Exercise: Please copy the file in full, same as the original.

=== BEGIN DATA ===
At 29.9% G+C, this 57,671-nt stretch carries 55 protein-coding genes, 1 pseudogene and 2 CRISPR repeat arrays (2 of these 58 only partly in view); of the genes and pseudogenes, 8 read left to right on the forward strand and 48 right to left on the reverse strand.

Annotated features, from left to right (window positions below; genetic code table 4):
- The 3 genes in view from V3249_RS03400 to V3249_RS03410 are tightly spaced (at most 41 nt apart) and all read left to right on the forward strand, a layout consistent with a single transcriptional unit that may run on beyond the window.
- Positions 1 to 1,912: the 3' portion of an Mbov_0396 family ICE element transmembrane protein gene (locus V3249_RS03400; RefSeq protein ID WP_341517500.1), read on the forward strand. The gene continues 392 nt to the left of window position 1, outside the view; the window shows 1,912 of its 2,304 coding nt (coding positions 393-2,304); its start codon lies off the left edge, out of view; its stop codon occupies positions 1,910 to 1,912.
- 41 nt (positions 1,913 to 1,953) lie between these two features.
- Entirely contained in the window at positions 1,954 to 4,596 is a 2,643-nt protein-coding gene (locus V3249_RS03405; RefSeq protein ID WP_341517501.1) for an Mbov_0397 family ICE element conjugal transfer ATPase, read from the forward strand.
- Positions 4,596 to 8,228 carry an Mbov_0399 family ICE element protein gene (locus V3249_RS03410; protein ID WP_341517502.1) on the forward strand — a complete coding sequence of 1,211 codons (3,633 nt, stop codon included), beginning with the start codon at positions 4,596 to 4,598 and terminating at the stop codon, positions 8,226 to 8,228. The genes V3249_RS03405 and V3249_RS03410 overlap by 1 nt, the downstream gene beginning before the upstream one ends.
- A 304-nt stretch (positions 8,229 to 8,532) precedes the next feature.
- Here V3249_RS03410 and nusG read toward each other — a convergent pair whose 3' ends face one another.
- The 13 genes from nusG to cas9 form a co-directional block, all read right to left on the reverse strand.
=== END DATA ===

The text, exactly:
At 29.9% G+C, this 57,671-nt stretch carries 55 protein-coding genes, 1 pseudogene and 2 CRISPR repeat arrays (2 of these 58 only partly in view); of the genes and pseudogenes, 8 read left to right on the forward strand and 48 right to left on the reverse strand.

Annotated features, from left to right (window positions below; genetic code table 4):
- The 3 genes in view from V3249_RS03400 to V3249_RS03410 are tightly spaced (at most 41 nt apart) and all read left to right on the forward strand, a layout consistent with a single transcriptional unit that may run on beyond the window.
- Positions 1 to 1,912: the 3' portion of an Mbov_0396 family ICE element transmembrane protein gene (locus V3249_RS03400; RefSeq protein ID WP_341517500.1), read on the forward strand. The gene continues 392 nt to the left of window position 1, outside the view; the window shows 1,912 of its 2,304 coding nt (coding positions 393-2,304); its start codon lies off the left edge, out of view; its stop codon occupies positions 1,910 to 1,912.
- 41 nt (positions 1,913 to 1,953) lie between these two features.
- Entirely contained in the window at positions 1,954 to 4,596 is a 2,643-nt protein-coding gene (locus V3249_RS03405; RefSeq protein ID WP_341517501.1) for an Mbov_0397 family ICE element conjugal transfer ATPase, read from the forward strand.
- Positions 4,596 to 8,228 carry an Mbov_0399 family ICE element protein gene (locus V3249_RS03410; protein ID WP_341517502.1) on the forward strand — a complete coding sequence of 1,211 codons (3,633 nt, stop codon included), beginning with the start codon at positions 4,596 to 4,598 and terminating at the stop codon, positions 8,226 to 8,228. The genes V3249_RS03405 and V3249_RS03410 overlap by 1 nt, the downstream gene beginning before the upstream one ends.
- A 304-nt stretch (positions 8,229 to 8,532) precedes the next feature.
- Here V3249_RS03410 and nusG read toward each other — a convergent pair whose 3' ends face one another.
- The 13 genes from nusG to cas9 form a co-directional block, all read right to left on the reverse strand.